The community assesses the impact of 40 years
As we contemplate the end of the Seattle Chinese Post (SCP), after 40 years, and the end of the printed version of the Northwest Asian Weekly (NWAW), after the same amount of time, it is time, as Ran reminded us, to take our cue from the community in understanding the impact of both papers—and the impact of their cessation.
I reached out to community leaders, members, writers, and others, who had in some cases witnessed the arc of justice that the newspapers embodied since Assunta Ng founded the SCP in 1982 and the NWAW the year after. Some owed much of their careers to the papers. All said, the community and the region, if not beyond, had been transformed by the papers. Asian American officials had been elevated to leadership positions across the region and beyond. The Chinatown-International District (CID) had survived major incursions and disasters and thrived. Everyone, in big and small ways, had had their lives transformed. For some, the newspapers were their link with the outside world. For others, they allowed the community to organize, and forced mainstream politicians to take the concerns of the community seriously.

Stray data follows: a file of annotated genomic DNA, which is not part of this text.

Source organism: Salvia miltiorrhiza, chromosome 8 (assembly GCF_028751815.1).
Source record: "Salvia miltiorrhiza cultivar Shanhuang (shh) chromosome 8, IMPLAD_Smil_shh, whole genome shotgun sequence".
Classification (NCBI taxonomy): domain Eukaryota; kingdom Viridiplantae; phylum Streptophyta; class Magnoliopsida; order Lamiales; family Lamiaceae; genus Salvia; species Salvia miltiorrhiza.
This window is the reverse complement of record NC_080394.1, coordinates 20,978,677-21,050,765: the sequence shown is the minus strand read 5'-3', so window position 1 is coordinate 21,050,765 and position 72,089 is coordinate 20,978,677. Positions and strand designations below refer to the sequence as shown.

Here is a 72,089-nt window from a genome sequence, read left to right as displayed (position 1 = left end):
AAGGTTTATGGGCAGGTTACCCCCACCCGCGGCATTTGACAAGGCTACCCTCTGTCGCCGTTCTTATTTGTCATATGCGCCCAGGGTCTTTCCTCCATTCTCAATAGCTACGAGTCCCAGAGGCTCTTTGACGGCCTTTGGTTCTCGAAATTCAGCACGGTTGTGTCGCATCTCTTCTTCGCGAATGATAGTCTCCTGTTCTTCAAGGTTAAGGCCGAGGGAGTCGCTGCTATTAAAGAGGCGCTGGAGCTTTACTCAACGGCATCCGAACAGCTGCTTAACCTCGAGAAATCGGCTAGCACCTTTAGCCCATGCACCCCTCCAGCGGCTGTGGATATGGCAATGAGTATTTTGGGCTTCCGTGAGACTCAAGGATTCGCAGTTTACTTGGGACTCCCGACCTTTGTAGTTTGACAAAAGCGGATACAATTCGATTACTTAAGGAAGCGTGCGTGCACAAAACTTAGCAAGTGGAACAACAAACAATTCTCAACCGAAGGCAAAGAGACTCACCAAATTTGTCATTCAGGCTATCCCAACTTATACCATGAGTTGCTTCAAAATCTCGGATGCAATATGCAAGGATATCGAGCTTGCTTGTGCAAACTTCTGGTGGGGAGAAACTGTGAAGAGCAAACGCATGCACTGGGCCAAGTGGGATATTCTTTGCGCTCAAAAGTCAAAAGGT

“I can’t praise Assunta and George enough for their commitment for these past 40 years. They are such pillars. They have informed and galvanized the Chinese and AAPI communities with political involvement and political action,” said former Gov. Gary Locke. “They and the newspapers have been the fundamental way of keeping us all united and informed. In the advancement, protection, and integration of the Asian community, much of that has been made possible with Assunta.”
As a writer for the paper, I came full circle from my early days, when I had been reprimanded by, it seemed, almost the entire community.
It was the summer of the protests against the mega shelter the county was planning to install on the border of the CID. I had learned that writing articles was more about simply drawing upon the expertise and bravery of community members.
I learned the way to do journalism was to allow myself to become a witness, even a fan, of the community members who were leading the charge. All that I had to do was to find out what they were doing (and very often, they would invite me to join them or share with me updates or technical information) and I would simply write it down. Those became articles.
I learned to be led—both literally and metaphorically—around the CID. I followed community members to King County Council meetings, to Seattle City Council meetings, to the homeless shelter itself. My job was simply to record what they said. And many times, they were kind enough to send me their materials themselves.
I was witness to acts of fearlessness, nurturing, dedication, and devotion.
One role the newspapers played in all this was to give voice to the community, one of its core missions.